Are you going to eat all of that? I think you’ve had enough. Alternate bites of food with sips of water.
At the precise moment of abundance and connection, we focus on lack. We feel pressured to acknowledge that our bodies aren’t what we expected. Our new year’s resolutions came up short. We haven’t shrunk enough, haven’t shown the discipline we think we ought to. These little missives are pleas for forgiveness, preemptive strikes against the silent critiques we expect from those around us.
In that way, comments about food are a performance: a scripted moment of humility, designed to pardon us for our indulgences and perceived shortcomings. We assign moral value to food, then self-flagellate for our lack of piety. Often unintentionally, we create a hierarchy of bodies, assuming that our devotion is visible in the shapes and sizes of our skin. Who has kept the faith? Who needs to confess?
At a holiday all about food, we apologize for eating. At the precise moment we carve out to connect with one another, we distance ourselves.
At that Thanksgiving, years ago, I took that comment hard. I still longed for a thinner body, believing it would bring with it a career, a partner, an uninterrupted happiness. Despite always having been fat, I believed that my body was a sign of weakness, its wide skin shaped by weak hands. I didn’t treat it with tenderness. After all, it had always been welcomed brutally by those around me.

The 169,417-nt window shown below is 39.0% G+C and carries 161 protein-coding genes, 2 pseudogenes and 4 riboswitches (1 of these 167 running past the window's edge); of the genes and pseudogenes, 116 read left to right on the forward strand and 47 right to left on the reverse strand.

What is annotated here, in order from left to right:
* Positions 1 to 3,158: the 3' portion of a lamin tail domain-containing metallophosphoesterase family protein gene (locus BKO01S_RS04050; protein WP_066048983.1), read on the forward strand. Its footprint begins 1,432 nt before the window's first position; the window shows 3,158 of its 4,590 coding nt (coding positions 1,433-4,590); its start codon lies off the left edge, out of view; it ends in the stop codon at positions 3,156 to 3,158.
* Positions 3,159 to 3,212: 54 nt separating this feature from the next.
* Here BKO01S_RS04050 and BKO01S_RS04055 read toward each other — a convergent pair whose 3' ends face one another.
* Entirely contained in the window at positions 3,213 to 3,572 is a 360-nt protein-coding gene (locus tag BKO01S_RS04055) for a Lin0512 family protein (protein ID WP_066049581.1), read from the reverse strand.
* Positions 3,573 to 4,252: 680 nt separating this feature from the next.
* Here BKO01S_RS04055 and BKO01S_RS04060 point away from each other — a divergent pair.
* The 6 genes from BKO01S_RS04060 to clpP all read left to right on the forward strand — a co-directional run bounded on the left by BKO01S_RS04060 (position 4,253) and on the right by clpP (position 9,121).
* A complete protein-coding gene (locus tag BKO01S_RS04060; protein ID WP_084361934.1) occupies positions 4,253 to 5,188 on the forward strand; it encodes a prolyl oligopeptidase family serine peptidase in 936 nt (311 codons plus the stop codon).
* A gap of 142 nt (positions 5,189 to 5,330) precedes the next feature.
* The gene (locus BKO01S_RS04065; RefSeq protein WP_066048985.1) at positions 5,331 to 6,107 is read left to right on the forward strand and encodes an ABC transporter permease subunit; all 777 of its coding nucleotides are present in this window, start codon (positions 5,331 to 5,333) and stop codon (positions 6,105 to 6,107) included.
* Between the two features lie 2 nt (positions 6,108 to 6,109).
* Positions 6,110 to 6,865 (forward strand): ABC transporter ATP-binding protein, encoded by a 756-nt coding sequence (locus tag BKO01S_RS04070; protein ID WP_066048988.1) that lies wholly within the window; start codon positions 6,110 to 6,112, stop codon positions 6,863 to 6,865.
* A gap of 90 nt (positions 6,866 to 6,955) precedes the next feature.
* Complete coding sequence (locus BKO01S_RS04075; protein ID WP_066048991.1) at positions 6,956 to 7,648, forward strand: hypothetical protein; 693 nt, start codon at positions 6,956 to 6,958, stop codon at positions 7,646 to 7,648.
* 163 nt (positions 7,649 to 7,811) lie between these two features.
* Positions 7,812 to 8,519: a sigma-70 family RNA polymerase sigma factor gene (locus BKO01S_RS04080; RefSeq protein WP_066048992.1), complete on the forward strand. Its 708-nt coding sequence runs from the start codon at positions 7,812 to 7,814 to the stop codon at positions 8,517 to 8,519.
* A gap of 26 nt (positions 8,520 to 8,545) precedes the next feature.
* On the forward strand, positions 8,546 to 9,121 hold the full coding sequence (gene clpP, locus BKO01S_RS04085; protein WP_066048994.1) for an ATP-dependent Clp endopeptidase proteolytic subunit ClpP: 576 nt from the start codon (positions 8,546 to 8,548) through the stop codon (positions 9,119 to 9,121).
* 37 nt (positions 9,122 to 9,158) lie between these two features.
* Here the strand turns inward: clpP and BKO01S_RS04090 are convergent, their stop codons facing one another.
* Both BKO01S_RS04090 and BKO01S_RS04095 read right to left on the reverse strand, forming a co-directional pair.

Now, years later, with better tools and a sturdier sense of self, I respond differently. But comments like these, whether they’re directed inward or outward, still sting. They’re reminders of the ways, subtle and overt, that those around me judge my body and their own. Comments like those rank everyone in the room, making us products of an assessment system none of us created. None of us benefit from it. Still, most of us perpetuate it.
amily holidays aren’t always comfortable. We connect across challenging family histories, political differences, gender identities, sexual orientations. We struggle to reconcile our individual growth on such different paths with the lives we once led together. We don’t always see eye-to-eye. It can be hard to find kindness in all that. But there’s no need to make it harder with judgments we can all set aside.
This holiday, before you comment on how much you’ve eaten, the weight of your regret, your fears for the body you might grow into, your fears for the bodies around you, your anxiety about anyone eating too much—stay silent for a moment. Sit with how it feels not to say it. Sit with what you wanted to say. Ask why you wanted to say it. Ask who it would benefit.
But more than that, remember that we’re here to look out for one another. We’re here to care for each other, as imperfect as that love may be. Act as if both of our bodies are worth loving, or at least leaving undisturbed. Learn to find your deepest love for both of us. Lay down your arms. Model the love you wish you saw around you. Model the love you need.